Oaks of Righteousness

Photo by Tim Stagge on Unsplash; licensed under CC0. 

When many of us were growing up, the assumed truth about the United States—as it is still for some—was that we were the greatest nation on earth.

And perhaps in those days we were, if we didn’t look closely at the racism and sexism that defined our society, or at the history of war and conquest and the ever-building war machine, our endless battle of attrition in southeast Asia and the untruths underlying it. Despite the nation’s convulsions in the sixties, children in white, reasonably educated, employed, and churched households in the U.S. had it good, and the civil rights movement seemed on track to expand the good life across the nation.

Today, the myth of the greatest nation has been modified. It is now something to regain, whether by “making American great again” (suggesting that America is not the western hemisphere but the land between Canada and Mexico only) or by “building back better” (suggesting that things are indeed in disarray and in need of restoration, if not of transformation). The United States has indeed fallen behind other nations in its wealth gap and child poverty rate, its educational costs and quality, its health insurance rates and costs, its preventable deaths, its transit infrastructure and internet speed, its family leave and work schedule rules, its attention to basic human needs such as food, water, shelter, environmental quality, and opportunity, its gun violence, and its clean energy advancement.

For at least some of the final two months of this year, due to the pandemic and the violently contentious politics we have fallen into, we may not even know who will lead the country come January, nor in what direction we will be led. We are repeatedly warned of the coming uncertainty.

But for Christians, this period also marks the weeks of Advent, a time of expectancy for the reign of God surmounting all human governments, whether relatively good or relatively poor. Two things are certain. First, no matter what happens, in the human political world of the U.S., struggle will continue. Second, no matter what happens, God’s reign, while neither “Lo, here!” nor “Lo, there!” is nevertheless among the faithful (Luke 17:21).

Many of the lectionary readings for November and December commend a biblical vision of justice, wisdom, servant leadership, and hope in God’s coming reign. The words of Isaiah in particular foresee a time when “every valley will be lifted up, and every mountain and hill made low; the uneven ground shall be made level, and the rough places a plain” (Isaiah 40:4, Dec. 6). Those who mourn are called “oaks of righteousness,” and though it doesn’t yet appear to be the case, they are “a planting of the LORD for the display of God’s splendor” (Isaiah 61:3, Dec. 13). Encouraged by such descriptions, we can nurture our congregations in patience, steadfastness to continue doing and expecting good, and celebration of the natural forces of creation that model strength for us.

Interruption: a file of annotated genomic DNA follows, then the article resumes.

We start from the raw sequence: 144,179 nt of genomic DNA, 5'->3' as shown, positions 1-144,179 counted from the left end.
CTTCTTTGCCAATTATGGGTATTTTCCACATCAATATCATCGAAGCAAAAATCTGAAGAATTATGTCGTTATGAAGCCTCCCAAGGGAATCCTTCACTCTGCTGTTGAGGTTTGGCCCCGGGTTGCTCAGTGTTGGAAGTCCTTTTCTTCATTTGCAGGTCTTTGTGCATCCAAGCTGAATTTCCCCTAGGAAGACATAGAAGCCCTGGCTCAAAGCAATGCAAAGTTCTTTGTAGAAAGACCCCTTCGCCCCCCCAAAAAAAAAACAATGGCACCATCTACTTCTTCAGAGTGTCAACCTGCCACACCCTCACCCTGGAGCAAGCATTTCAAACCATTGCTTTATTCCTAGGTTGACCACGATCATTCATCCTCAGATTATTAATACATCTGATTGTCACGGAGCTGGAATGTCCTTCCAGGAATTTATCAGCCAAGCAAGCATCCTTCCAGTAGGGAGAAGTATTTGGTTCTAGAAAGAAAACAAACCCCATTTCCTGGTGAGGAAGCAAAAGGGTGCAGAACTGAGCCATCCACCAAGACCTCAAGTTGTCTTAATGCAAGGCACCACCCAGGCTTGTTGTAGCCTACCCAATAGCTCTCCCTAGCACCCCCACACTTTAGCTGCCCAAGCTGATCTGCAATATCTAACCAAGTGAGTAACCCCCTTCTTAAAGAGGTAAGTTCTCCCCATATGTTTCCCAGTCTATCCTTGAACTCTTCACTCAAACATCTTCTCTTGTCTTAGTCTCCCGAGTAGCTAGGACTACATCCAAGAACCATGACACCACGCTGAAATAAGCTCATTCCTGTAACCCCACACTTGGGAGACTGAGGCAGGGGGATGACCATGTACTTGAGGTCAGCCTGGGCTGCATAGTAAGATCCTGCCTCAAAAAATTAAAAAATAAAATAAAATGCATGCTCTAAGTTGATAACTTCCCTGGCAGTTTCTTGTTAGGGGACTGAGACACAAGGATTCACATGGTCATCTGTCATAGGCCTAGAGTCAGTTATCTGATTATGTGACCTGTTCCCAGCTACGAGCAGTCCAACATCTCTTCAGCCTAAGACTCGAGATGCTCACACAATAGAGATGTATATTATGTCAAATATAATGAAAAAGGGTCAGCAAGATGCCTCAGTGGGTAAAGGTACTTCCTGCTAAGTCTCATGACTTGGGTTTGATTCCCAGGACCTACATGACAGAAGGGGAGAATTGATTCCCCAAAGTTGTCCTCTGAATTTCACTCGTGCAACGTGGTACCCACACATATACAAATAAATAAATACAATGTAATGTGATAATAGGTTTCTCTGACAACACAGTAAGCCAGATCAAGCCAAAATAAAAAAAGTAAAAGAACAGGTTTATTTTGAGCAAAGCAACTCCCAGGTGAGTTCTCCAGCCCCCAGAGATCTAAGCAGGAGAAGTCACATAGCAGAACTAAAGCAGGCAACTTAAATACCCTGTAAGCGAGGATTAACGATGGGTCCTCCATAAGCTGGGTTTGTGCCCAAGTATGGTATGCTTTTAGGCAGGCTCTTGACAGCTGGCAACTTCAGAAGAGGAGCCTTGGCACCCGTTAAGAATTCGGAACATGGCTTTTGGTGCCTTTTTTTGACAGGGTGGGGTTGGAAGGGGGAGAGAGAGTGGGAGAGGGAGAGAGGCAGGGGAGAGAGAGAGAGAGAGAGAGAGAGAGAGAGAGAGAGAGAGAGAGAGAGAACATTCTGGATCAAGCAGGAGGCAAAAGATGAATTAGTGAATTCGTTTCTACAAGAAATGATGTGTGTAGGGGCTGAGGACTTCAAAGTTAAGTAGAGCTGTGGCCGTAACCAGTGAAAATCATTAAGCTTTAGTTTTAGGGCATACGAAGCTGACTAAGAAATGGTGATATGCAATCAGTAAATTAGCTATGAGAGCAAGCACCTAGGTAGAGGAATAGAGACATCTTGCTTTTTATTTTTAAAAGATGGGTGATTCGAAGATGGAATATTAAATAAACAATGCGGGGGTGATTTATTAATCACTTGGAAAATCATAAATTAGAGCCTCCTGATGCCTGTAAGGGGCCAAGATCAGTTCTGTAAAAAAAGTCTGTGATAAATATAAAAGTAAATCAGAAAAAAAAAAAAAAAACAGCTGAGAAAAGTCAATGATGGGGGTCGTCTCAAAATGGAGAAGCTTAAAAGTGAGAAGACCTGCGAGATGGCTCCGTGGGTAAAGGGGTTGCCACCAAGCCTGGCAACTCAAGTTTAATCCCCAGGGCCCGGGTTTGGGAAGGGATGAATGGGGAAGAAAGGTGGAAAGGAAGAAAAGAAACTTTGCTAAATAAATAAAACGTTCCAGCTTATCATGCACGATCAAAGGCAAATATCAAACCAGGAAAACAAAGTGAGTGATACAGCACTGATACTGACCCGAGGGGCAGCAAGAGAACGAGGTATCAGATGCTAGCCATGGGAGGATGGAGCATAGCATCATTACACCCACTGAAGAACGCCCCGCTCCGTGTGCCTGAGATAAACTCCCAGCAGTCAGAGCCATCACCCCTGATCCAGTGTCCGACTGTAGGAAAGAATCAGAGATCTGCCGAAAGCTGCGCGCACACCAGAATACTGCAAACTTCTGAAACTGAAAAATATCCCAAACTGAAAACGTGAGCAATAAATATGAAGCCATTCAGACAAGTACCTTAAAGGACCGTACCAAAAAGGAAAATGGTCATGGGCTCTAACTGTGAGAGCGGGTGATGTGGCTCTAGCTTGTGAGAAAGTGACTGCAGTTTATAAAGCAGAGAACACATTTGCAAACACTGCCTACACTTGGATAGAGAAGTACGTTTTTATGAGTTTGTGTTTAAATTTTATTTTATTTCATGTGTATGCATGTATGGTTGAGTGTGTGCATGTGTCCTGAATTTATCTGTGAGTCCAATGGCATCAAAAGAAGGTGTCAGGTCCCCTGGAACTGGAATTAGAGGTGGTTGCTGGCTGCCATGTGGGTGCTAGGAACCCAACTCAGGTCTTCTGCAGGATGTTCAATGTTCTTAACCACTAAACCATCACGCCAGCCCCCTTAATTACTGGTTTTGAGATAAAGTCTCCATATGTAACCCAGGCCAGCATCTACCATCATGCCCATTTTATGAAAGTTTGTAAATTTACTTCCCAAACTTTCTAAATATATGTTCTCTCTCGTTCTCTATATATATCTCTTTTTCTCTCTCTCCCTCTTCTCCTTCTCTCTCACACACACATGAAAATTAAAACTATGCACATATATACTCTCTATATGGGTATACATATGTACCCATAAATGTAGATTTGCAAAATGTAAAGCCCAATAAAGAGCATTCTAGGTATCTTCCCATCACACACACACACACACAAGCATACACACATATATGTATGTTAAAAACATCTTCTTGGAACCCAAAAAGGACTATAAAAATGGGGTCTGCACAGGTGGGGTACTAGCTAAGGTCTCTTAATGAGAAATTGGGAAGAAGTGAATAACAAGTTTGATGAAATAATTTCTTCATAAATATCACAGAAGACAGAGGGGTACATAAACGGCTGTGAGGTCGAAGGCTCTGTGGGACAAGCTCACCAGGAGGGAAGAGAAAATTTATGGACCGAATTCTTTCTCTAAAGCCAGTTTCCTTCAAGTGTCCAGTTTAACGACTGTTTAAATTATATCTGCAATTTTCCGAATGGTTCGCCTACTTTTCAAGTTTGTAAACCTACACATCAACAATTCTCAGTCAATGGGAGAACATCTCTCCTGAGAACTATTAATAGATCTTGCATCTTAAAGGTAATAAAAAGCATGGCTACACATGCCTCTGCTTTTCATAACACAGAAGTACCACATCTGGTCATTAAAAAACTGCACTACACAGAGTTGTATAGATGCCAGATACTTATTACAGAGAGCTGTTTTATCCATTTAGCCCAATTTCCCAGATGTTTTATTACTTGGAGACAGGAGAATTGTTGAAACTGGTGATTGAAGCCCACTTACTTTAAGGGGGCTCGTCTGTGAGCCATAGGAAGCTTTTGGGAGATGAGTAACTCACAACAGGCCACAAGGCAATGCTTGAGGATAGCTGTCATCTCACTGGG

November 1, All Saints Day

  • Micah 3:5-12 critiques religious and political leaders’ collusion with economic injustice.
  • Psalm 43 prays for vindication against the unjust.
  • 1 Thessalonians 2:9-13 reminds Christians of Paul’s own toil for them.
  • Matthew 23:1-12 urges, “The greatest among you will be your servant,” since “all who exalt themselves will be humbled, and all who humble themselves will be exalted” (verses 11, 12).

November 8, Twenty-third Sunday after Pentecost (Ordinary 32A)

  • Wisdom of Solomon 6:12-16 describes Wisdom seeking out those who desire her.
  • Wisdom of Solomon 6:17-20 commends desire to learn Wisdom’s ways.
  • 1 Thessalonians 4:13-18 assures the grieving that the dead will participate in Jesus’ reign on earth.
  • Matthew 25:1-13 commends the five well-prepared bridesmaids, saying, “Keep awake, therefore, for you know neither the day nor the hour.”

November 15, Twenty-fourth Sunday after Pentecost (Ordinary 33A)

  • Zephaniah 1:7, 12-18 envisions “a day of distress and anguish” for those complacent in their wealth.
  • Psalm 90:1-8, (9-11), 12 meditates on time, compares humans to ephemeral grass, recognizes the inevitability of toil, and prays that God’s servants’ work may prosper.
  • 1 Thessalonians 5:1-11 reminds readers to keep awake and sober, wearing faith, love, and hope of salvation.
  • Matthew 25:14-30 emphasizes servants’ responsibility to carry on their lord’s work while he is gone.

November 22, Reign of Christ

  • Ezekiel 34:11-16, 20-24 asserts that it is God who shepherds, by looking out for the weakest of the sheep and protecting them from the powerful.
  • Psalm 95:1-7a proclaims God’s single-handed sovereignty over the earth’s depths and heights, the sea and land, and all inhabitants.
  • Ephesians 1:15-23 reminds readers that we are not placed in charge, nor do we leave the earth behind. Rather, Jesus already rules over all.
  • Matthew 25:31-46 spells out what Jesus expects of followers: to care for the hungry, thirsty, strangers, naked, sick, and imprisoned as they would care for Jesus himself.

November 29, First Sunday of Advent

  • Isaiah 64:1-9, a lament from exile, prays for redemptive divine presence, calling God the potter and Israel the clay, the “work of your hand.”
  • Psalm 80:1-7, 17-19 likewise prays for restoration, promising, “Then we will never turn back.”
  • 1 Corinthians 1:3-9 tells Christians that faithful God will strengthen them for blamelessness.
  • Mark 13:24-37 asserts that preparation for the future means pursuing our work as servants.

December 6, Second Sunday of Advent

  • Isaiah 40:1-11 envisions God’s coming in the earth’s wild places, the valleys and mountains, the rough places where human life is short, but divine words endure.
  • Psalm 85:1-2, 8-13 sees faithfulness springing from the ground, righteousness peering down from the sky, and the land yielding its increase.